Hospices in hurricane zones each year face the complex task of ensuring they can continue operations and support patients in their homes in the aftermath of a potentially catastrophic storm. Hospices in Florida recently contended with Category 5 Hurricane Dorian, while the region experienced minimal damage from that storm, providers were standing ready to see their patients through a disaster.
Dorian was the first major storm of the 2019 Atlantic hurricane season, which spans from June to November. The hurricane tore through the Carribean, with the Bahamas and other islands taking the brunt of the devastation. The storm slowed by the time it reached the eastern coast of the United States, including Florida and the Carolinas.
For hospices in the region, hurricane preparedness begins long before storm clouds gather. Trustbridge, a provider of hospice, home health care, palliative care and other services in eastern Florida, works with patients on emergency preparedness right from the beginning, at admission.
“At the time we admit a new patient we have a repertoire of questions that we go over with the patient and family regarding emergency preparation,” Jackie Lopez-Devine, chief clinical officer for Trustbridge told Hospice News. “We have a formalized method of gathering that information and tracking it from day to day and throughout the year. At the start of hurricane season, we already have a sense of how many of our patients will need assistance with evacuation versus how many will self-evacuate.”
VITAS Healthcare, the hospice subsidiary of Chemed Corp. (NYSE: CHEM) assigns patients an emergency priority level upon admission and provides patient and family education on hurricane readiness during intake, according to Patty Husted, executive vice president of operations for VITAS.
Ensuring that patients have sufficient supplies is critical, including medication, durable medical equipment, oxygen and other necessities. Hospices typically plan to provide patients receiving home care with two weeks worth of supplies to carry them through in case roads become impassable or delivery systems are interrupted.
Trustbridge operates its own distribution center that stockpiles materials to be distributed to patients in an emergency. Prior to Dorian, for example, the hospice delivered 130 additional cannisters of oxygen to patient homes, Greg Sinclair, vice president of support services for Trustbridge told Hospice News.
VITAS, which serves a census of 10,000 patients in Florida, also took steps to ensure patients were ready for any potential service interruption.
“To ensure our patients were prepared for the storm, our teams proactively delivered a two-week supply of medication, medical supplies and any other needed medical equipment,” Husted told Hospice News. “VITAS secured two fuel trucks to address any issues caused by potential long-term power outages. Fuel is earmarked for generators and vehicle fuel for VITAS staff members, to make sure they could be deployed to care for their patients as soon as possible.”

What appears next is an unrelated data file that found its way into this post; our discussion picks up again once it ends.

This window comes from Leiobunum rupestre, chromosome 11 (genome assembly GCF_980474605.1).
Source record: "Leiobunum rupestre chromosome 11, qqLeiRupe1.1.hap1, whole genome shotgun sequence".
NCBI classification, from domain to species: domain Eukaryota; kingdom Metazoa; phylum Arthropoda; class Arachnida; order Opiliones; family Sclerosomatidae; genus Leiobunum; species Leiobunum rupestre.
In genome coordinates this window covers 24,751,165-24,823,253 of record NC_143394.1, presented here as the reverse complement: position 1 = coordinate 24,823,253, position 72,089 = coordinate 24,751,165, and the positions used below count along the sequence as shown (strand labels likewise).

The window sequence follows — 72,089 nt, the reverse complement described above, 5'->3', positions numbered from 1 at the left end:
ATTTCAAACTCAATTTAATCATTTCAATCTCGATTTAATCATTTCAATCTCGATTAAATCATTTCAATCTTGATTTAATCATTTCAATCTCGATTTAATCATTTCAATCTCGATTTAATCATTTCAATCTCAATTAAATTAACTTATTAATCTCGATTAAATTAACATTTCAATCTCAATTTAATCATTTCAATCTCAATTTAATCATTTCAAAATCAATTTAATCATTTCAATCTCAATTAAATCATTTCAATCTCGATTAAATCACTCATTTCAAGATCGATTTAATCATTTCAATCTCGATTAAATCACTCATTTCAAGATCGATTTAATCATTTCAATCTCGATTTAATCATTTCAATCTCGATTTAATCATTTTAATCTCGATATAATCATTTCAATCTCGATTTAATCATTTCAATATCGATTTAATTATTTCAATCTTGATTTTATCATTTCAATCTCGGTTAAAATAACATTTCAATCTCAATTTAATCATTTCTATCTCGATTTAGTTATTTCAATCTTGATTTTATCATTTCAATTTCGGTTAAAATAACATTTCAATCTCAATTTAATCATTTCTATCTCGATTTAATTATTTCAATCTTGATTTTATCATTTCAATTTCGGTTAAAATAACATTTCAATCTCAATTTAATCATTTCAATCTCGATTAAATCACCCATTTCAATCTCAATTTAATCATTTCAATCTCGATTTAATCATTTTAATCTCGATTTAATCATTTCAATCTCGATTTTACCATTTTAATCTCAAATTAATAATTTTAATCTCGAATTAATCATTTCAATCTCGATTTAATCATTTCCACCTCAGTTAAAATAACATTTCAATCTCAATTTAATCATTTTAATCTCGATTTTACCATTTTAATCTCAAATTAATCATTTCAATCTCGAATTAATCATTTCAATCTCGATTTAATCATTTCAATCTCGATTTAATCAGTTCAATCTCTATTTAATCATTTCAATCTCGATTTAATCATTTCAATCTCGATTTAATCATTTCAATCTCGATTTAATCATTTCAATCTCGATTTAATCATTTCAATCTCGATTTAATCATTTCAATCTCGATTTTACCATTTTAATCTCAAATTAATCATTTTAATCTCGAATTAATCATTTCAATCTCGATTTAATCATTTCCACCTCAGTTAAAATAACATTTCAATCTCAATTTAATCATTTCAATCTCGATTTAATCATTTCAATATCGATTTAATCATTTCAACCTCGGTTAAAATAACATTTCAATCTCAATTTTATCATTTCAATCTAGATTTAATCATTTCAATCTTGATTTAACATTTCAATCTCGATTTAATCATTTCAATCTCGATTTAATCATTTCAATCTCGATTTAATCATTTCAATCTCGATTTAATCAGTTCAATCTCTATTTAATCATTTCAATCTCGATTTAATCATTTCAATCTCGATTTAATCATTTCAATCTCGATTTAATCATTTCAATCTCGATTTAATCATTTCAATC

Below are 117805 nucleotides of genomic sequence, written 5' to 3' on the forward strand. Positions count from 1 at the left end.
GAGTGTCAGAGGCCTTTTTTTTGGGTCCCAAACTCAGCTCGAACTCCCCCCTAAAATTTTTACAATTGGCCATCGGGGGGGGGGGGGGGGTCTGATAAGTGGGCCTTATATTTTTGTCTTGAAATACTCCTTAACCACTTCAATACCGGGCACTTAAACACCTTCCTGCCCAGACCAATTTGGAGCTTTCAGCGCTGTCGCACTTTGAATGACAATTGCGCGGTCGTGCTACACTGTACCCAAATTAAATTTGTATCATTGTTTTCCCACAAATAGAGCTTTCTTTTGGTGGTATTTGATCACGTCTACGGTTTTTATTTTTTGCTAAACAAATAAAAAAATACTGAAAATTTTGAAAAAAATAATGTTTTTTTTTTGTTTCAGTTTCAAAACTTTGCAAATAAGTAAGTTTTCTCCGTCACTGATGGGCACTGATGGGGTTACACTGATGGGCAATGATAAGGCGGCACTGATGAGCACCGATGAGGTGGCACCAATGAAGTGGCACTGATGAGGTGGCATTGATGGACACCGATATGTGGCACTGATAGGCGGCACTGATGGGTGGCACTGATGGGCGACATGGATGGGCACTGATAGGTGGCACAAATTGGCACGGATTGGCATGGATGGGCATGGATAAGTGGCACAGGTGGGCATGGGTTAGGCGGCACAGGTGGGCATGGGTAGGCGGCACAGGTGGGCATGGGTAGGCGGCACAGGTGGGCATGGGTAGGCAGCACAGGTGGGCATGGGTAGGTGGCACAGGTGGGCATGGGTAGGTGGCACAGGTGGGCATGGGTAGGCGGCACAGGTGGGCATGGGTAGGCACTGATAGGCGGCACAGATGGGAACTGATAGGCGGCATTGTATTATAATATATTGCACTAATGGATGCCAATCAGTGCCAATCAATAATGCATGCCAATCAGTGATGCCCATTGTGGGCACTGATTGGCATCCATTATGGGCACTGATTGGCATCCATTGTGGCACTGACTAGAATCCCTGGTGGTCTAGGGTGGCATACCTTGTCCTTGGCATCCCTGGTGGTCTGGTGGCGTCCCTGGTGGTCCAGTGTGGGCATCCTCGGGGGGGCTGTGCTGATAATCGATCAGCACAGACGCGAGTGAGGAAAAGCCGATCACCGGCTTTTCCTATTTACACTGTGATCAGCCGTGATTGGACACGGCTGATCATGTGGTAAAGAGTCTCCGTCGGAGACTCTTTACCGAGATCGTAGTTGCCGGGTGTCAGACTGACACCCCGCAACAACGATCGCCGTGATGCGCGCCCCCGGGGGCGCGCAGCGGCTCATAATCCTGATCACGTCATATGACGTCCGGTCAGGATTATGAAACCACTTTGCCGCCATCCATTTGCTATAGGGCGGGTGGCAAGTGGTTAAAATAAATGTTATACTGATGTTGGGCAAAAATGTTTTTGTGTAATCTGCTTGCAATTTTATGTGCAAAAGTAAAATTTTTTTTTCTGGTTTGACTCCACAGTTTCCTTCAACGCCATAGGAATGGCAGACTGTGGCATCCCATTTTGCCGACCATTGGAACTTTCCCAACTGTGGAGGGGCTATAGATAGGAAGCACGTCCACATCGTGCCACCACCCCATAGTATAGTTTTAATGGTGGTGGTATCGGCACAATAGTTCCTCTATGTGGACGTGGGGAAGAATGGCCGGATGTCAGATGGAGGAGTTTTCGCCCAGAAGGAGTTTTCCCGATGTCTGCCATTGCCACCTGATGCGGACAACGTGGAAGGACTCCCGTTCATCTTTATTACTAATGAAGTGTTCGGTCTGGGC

An incident command structure must be in place in order to implement an effective emergency operations plan. The Trustbrige command team roster includes representatives from each of the organization’s departments as well as their CEO and CFO. This team begins coordinating hurricane preparedness activities long before the approach of hurricane season.
“We’ve cultivated a team which is accustomed to planning for seasonal tropical weather. We plan and we test. We learn and improve,” Trustbridge CEO David Fielding told Hospice News. “When severe weather threatens our area, our teams know where they need to be and what they need to do to insure the safety and comfort of our patients.”
In some severe weather events, the safety of patient homes may be compromised and evacuation may be necessary. Hospices in the region prepare for these eventualities as well with resources to transport patients to safer locations where they can continue to receive care.
Patients are not the only ones who may need support in a hurricane, however. Massive storms impact staff as well, with some experiences home and vehicle damage as well as injuries in some cases. Hospices need to have plans in place to help employees get back to work caring for patients as soon as possible.
“VITAS also activated its employee support line during the storm to assist employees in the event of an emergency. It is staffed by VITAS employees in non-storm locations, and members of the VITAS Human Resources department follow up on serious employee concerns and provide assistance,” Husted said. “In the past, the help line has supported employees who needed gas, food, lodging and other necessities. VITAS’ emergency hotline was also activated during the storm, allowing employees to call a toll-free number to access current information about the storm, day or night.”